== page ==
The Albright character was based on someone I knew at the time.  He was an abrasive, smart, and fearless columnist for the new paper trying to carve out a market against an old established publishing empire.  The real Albright pushed the boundaries of acceptable journalism until he was fired.  Anyone who read his columns knew he would soon be gone.  He offended everyone.  One week he would be cheered by one side as he attacked the other side and the next week it would be the opposite.  He seemed to have a desire to have people hate him.  I liked him.  Of course he never wrote about me in his columns.

After he was fired, I helped him put out his own very small circulation tabloid—I owned a printing company at the time.  Eventually he alienated all of my employees and we parted, although we were still friends.  Never heard from him again. 

I’ve mentioned before how important it is to me to have an element in my books that comes from my own experiences.  Obviously (or maybe not?), I have not experienced the murders and general mayhem I write about; but the places and the people are familiar to me.  In the Vincent Malone books I use Santa Fe almost like a character—something familiar and comfortable.  Having often been in Santa Fe and experienced its unique, quirky qualities, helps me make them real to the reader.  I know the atmosphere and it helps me feel comfortable with the characters by placing them in those surroundings.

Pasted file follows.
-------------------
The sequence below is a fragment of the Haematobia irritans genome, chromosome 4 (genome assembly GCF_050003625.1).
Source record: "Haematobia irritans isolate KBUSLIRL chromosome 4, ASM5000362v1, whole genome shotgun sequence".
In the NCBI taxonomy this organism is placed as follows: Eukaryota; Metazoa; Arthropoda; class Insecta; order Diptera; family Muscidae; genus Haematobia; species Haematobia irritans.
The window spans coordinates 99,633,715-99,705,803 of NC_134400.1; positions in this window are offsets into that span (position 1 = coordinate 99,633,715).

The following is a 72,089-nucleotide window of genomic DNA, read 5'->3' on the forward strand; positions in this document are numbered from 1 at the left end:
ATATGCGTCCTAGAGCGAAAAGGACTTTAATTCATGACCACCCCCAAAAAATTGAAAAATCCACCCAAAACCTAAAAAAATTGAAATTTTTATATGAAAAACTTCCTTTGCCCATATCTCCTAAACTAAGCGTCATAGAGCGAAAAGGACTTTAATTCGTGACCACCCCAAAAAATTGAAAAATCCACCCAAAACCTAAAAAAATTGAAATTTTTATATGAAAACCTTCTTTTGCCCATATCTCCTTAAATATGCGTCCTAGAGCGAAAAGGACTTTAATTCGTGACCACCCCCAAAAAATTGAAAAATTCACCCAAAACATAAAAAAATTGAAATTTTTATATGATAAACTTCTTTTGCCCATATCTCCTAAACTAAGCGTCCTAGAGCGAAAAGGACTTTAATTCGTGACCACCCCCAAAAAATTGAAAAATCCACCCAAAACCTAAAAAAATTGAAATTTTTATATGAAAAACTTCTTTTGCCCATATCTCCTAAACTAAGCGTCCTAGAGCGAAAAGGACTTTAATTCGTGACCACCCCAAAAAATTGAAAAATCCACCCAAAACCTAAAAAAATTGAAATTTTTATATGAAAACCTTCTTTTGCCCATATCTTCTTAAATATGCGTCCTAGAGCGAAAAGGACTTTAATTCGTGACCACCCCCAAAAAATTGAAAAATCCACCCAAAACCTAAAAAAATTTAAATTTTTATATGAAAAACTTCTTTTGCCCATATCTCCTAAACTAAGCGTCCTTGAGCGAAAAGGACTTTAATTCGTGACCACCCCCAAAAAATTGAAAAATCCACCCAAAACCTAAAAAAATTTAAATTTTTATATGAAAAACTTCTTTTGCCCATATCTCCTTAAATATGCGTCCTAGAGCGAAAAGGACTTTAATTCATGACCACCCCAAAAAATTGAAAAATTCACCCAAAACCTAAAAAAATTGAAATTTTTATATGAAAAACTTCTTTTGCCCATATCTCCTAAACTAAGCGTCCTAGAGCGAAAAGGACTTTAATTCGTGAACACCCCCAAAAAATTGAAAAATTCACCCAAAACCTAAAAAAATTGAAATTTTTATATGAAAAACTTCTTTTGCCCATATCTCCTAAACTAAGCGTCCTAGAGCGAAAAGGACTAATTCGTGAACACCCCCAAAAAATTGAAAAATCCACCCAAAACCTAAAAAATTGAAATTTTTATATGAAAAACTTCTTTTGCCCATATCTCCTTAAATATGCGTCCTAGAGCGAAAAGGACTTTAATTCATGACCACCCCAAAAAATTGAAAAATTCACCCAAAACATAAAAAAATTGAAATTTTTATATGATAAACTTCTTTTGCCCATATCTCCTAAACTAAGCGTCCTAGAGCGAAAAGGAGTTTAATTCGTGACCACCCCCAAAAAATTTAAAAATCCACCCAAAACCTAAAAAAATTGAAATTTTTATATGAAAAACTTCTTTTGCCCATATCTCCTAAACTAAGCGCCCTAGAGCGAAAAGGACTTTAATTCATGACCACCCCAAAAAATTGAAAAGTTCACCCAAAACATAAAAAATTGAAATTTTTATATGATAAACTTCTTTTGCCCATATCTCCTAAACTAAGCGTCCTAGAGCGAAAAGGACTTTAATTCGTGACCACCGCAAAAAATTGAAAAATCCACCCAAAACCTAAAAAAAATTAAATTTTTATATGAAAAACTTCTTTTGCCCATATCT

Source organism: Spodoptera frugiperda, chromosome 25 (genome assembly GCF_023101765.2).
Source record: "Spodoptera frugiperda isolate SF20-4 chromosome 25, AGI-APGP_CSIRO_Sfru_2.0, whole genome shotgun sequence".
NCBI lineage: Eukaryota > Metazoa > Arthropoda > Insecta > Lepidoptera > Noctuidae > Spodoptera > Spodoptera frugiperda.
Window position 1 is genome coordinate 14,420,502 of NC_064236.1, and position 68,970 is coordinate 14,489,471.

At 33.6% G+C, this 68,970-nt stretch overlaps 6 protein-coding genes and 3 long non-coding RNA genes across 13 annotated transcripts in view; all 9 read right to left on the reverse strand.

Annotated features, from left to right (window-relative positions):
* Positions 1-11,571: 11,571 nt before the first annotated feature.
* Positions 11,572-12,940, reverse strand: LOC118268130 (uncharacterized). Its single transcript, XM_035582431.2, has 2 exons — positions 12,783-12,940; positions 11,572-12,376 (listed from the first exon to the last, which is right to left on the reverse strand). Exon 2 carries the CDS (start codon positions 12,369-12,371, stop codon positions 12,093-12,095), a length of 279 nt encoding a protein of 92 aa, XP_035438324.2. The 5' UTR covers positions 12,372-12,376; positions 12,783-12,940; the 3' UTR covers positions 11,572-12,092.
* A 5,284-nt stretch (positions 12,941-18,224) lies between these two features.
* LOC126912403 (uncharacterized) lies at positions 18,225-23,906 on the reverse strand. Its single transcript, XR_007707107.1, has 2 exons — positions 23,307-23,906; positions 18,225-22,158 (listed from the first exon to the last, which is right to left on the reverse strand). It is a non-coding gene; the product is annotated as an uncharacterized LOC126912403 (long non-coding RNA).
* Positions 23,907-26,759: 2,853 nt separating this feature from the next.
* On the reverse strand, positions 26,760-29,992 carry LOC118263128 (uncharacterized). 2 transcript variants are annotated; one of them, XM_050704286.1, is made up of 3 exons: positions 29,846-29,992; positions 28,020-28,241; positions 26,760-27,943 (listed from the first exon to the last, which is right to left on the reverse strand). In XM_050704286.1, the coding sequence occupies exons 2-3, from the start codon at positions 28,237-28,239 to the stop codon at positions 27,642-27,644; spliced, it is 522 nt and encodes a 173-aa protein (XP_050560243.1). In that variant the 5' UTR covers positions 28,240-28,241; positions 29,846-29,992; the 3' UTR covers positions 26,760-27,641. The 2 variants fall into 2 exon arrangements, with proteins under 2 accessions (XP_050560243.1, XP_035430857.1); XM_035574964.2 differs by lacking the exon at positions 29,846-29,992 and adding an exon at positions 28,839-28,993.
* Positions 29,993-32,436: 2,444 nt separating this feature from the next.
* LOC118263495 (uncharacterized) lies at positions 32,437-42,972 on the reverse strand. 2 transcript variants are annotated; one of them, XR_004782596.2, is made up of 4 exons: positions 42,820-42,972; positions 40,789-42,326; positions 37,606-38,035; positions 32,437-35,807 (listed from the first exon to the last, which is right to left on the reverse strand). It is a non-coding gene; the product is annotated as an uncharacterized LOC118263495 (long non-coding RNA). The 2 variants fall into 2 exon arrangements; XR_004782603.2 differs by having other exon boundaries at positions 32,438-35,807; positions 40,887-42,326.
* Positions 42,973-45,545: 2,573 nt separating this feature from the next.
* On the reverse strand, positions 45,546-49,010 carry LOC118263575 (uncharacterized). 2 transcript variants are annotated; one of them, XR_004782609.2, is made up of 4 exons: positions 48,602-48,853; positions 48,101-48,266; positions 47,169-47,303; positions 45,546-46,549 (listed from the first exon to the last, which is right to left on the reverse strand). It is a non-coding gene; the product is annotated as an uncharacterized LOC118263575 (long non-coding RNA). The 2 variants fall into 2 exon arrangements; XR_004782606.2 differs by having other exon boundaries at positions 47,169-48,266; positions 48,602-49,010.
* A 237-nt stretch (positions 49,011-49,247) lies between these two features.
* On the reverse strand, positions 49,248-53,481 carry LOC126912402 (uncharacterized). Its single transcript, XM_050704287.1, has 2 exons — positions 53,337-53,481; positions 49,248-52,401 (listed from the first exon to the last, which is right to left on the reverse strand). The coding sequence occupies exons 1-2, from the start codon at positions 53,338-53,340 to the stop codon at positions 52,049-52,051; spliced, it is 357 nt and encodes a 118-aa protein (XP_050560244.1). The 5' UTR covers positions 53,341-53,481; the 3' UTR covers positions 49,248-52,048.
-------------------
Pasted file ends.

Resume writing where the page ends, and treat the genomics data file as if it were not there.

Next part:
The Muckraker books take place in Oklahoma City and Tulsa.  I grew up in Oklahoma City and definitely knew every part of that town.  Way into my twenties it felt like home.  Then something happened, no doubt, something to me.  It started to feel different, less comfortable.  I felt like I didn’t belong there.  Wasn’t sure where I did belong but definitely not there.  Why would that happen?  Cities change, but that’s not the most likely reason.  It’s people.  I changed and Oklahoma City stayed the same.  Eventually we moved to New Mexico and it felt comfortable.  I was a stranger, but felt at home.